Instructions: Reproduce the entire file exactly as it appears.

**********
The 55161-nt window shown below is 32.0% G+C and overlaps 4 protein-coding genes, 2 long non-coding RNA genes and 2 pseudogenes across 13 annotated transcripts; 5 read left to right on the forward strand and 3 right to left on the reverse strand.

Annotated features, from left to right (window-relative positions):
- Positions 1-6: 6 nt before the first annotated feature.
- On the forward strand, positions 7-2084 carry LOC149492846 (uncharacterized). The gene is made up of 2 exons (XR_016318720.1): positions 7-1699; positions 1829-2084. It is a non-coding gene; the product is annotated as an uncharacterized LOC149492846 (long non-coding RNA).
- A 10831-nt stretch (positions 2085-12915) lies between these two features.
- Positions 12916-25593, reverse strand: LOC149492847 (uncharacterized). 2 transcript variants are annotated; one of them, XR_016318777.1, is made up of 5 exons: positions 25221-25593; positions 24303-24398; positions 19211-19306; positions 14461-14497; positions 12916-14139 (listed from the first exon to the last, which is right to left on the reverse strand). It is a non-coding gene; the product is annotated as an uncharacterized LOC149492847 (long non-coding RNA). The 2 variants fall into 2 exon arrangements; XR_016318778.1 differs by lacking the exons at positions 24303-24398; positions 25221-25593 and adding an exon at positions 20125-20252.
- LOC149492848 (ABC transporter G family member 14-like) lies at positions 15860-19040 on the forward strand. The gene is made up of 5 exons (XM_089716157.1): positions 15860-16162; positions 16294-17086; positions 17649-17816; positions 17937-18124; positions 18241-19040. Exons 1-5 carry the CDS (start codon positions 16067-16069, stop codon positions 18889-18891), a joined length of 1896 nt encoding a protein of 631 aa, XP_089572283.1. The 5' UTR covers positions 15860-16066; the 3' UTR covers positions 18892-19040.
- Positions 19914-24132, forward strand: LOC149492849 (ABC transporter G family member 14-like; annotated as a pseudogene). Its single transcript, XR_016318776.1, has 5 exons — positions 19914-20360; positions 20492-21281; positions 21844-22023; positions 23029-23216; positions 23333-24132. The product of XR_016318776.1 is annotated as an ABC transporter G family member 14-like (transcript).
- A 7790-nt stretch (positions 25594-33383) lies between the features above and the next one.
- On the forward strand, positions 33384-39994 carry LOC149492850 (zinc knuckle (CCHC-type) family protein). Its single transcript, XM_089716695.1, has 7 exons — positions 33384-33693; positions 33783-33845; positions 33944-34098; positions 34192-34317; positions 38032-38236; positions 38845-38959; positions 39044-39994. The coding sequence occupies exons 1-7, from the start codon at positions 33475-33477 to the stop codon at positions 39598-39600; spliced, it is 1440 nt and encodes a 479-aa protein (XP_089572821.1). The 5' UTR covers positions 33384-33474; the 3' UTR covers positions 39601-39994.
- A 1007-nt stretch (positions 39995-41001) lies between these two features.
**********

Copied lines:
The 55161-nt window shown below is 32.0% G+C and overlaps 4 protein-coding genes, 2 long non-coding RNA genes and 2 pseudogenes across 13 annotated transcripts; 5 read left to right on the forward strand and 3 right to left on the reverse strand.

Annotated features, from left to right (window-relative positions):
- Positions 1-6: 6 nt before the first annotated feature.
- On the forward strand, positions 7-2084 carry LOC149492846 (uncharacterized). The gene is made up of 2 exons (XR_016318720.1): positions 7-1699; positions 1829-2084. It is a non-coding gene; the product is annotated as an uncharacterized LOC149492846 (long non-coding RNA).
- A 10831-nt stretch (positions 2085-12915) lies between these two features.
- Positions 12916-25593, reverse strand: LOC149492847 (uncharacterized). 2 transcript variants are annotated; one of them, XR_016318777.1, is made up of 5 exons: positions 25221-25593; positions 24303-24398; positions 19211-19306; positions 14461-14497; positions 12916-14139 (listed from the first exon to the last, which is right to left on the reverse strand). It is a non-coding gene; the product is annotated as an uncharacterized LOC149492847 (long non-coding RNA). The 2 variants fall into 2 exon arrangements; XR_016318778.1 differs by lacking the exons at positions 24303-24398; positions 25221-25593 and adding an exon at positions 20125-20252.
- LOC149492848 (ABC transporter G family member 14-like) lies at positions 15860-19040 on the forward strand. The gene is made up of 5 exons (XM_089716157.1): positions 15860-16162; positions 16294-17086; positions 17649-17816; positions 17937-18124; positions 18241-19040. Exons 1-5 carry the CDS (start codon positions 16067-16069, stop codon positions 18889-18891), a joined length of 1896 nt encoding a protein of 631 aa, XP_089572283.1. The 5' UTR covers positions 15860-16066; the 3' UTR covers positions 18892-19040.
- Positions 19914-24132, forward strand: LOC149492849 (ABC transporter G family member 14-like; annotated as a pseudogene). Its single transcript, XR_016318776.1, has 5 exons — positions 19914-20360; positions 20492-21281; positions 21844-22023; positions 23029-23216; positions 23333-24132. The product of XR_016318776.1 is annotated as an ABC transporter G family member 14-like (transcript).
- A 7790-nt stretch (positions 25594-33383) lies between the features above and the next one.
- On the forward strand, positions 33384-39994 carry LOC149492850 (zinc knuckle (CCHC-type) family protein). Its single transcript, XM_089716695.1, has 7 exons — positions 33384-33693; positions 33783-33845; positions 33944-34098; positions 34192-34317; positions 38032-38236; positions 38845-38959; positions 39044-39994. The coding sequence occupies exons 1-7, from the start codon at positions 33475-33477 to the stop codon at positions 39598-39600; spliced, it is 1440 nt and encodes a 479-aa protein (XP_089572821.1). The 5' UTR covers positions 33384-33474; the 3' UTR covers positions 39601-39994.
- A 1007-nt stretch (positions 39995-41001) lies between these two features.